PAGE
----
No matter how difficult life was for Ole and his family in the 1920’s it could always get worse. And, of course, it did. The US Stock Market Crash of October 1929 signaled the beginning of the Great Depression. The economic downturn rippled across the financial and industrial centers of the world, first North America, then Europe and Asia.
When the Great Depression reached Denmark in 1930 agriculture was the first sector to be hit and the effect was devastating for the farmers around Billund. As orders for new work dwindled Ole struggled to survive. He had to let go of his last journeyman in December 1931.
With virtually no new construction work Ole turned to making small household items that he thought the farmers could afford, such as trestle ladders, step ladders, ironing boards, stools, Christmas tree stands and small toys.
Exactly how he came to produce toys is unclear. He began making miniature production models to reduce lumber waste and act as sales samples and in one version of the story he simply expanded into small toys using his new knowledge of miniature production. In another version the idea for toys was suggested to him by a social worker or the local Chamber of Commerce. But whatever his inspiration he started making wooden toys. Lots of toys: the 1932 price list shows no less than 28 different designs.
Soon after he began toy production a wholesaler from Fredericia, impressed with the toys’ quality and hoping that the regions farmers would buy them for their children despite the poor economy, ordered a large shipment. By the time the order was completed, however, the wholesaler had gone bankrupt. So, stuck with the consignment Ole tried to sell them himself. He and the family drove from shop to shop in the region to sell them, often bartering for them, and, in one famous example, trading them for a sack of almonds.1 1. This story is often erroneously retold as the family going door to door to sell the toys. But even back then, direct sales to individuals were rare. Typically the toys were sold wholesale to co-op stores or to independent wholesalers. By the early 1950’s Lego employed several sales representatives.
That same year more hardship fell on the family. The shop was struck by lightning and burned down (fire number two, for those counting along). Later in 1932 Kirstine died, leaving Ole to raise their four sons alone. Faced with losing his wife and his continued economic problems he sent his two oldest sons, Johannes (then 14 years old) and Karl Georg (12) to work on local farms in exchange for room and board.
In 1933 a disastrous drop in grain prices resulted in a complete bottoming out of the Danish economy, and along with the setbacks of the previous year and a brand new planer from Germany that cost more than last years entire profits, sent Ole again to the verge of bankruptcy.2 2. The planer cost 5000 DKK and the previous years net was around 4000 DKK. This would be the first of many instances where Ole spent more than he had. So along with his lawyer, he visited each of his brothers and sisters to ask for help in securing a bank loan. They helped him with the money but admonished him to do something more practical than build toys.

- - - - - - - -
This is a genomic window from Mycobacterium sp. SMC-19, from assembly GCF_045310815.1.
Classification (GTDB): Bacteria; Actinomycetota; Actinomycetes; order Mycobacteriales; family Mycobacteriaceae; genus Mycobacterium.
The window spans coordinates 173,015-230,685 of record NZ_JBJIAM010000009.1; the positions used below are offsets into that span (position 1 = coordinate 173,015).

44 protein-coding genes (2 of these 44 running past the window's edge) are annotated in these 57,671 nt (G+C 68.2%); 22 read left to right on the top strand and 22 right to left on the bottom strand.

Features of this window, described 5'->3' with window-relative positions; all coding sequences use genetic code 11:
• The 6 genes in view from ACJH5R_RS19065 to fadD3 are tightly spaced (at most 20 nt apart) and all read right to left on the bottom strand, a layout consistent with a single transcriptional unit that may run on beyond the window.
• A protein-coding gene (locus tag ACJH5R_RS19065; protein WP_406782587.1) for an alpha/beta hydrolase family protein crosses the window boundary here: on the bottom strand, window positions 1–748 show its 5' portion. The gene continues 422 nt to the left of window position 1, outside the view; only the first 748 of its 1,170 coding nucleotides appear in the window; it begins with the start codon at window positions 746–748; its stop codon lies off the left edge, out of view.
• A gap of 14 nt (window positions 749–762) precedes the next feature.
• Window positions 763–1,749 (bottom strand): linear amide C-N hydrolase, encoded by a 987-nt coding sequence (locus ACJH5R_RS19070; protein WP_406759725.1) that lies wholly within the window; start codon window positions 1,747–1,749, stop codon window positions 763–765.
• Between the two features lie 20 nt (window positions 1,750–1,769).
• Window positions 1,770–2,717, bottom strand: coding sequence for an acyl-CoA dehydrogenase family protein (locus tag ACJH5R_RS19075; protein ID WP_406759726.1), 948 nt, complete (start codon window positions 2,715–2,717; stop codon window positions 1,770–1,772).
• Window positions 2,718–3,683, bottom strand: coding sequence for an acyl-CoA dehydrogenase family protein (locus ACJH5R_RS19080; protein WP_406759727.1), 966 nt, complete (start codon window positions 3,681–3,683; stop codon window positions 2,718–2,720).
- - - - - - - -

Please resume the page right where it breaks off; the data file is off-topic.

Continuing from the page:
Of course Ole wasn’t going to stop making toys. Instead they became his primary focus:
“The day came when I said to myself: ‘You've either got to give up your craft or drop the idea of making toys.’ That’s when a bit of meaning came into my life.”
The loan from the rest of the family was repaid with interest in 1939.
The Wooden Toys
For an extensive overview of the wooden toys see Richard Topelen’s Miniland Online site. Ole’s first wood toys were relatively large and simple in construction. His first designs included mostly vehicles; cars, trains, ferries, airplanes and buses, such as the massive 6 Hjul Rutebil (6-wheeled bus). Although simple in design the toys were finished impeccably and built with the same quality that Ole made furniture. Wood, typically birch, was brought in from the forest and air-dried for two years then kiln-dried for three weeks. The assembled toys were sealed, sanded, primed and finished with three coats of paint.
The next series of designs, from around 1935, included a number of animal models, including the classic pull-along duck. These designs were more complex and often required jig work from a pattern; a pattern that Ole would carefully draft himself. The animal models, which were produced until 1958, would become the most popular of the wooden toys.
Over time Ole expanded the range with more, and more complex, wooden designs. By the 1950’s Lego was producing so many different wooden toys that it would be difficult to catalog them all. In addition to the many car, truck and animal models there are also examples of sail boats, tractors, cranes, farm implements, coat hangers, doll buggies, sewing machines, bagatelle games, traditional wooden blocks, chalkboards, and an abacus. You get the idea.
As the plastic toys started gaining popularity in the mid-1950’s the production of wood toys was scaled back and by 1960, when wood toy production was finally discontinued, Lego had produced at least several hundred different designs. In their 28 years of production none of the wooden toys were ever sold outside of Denmark.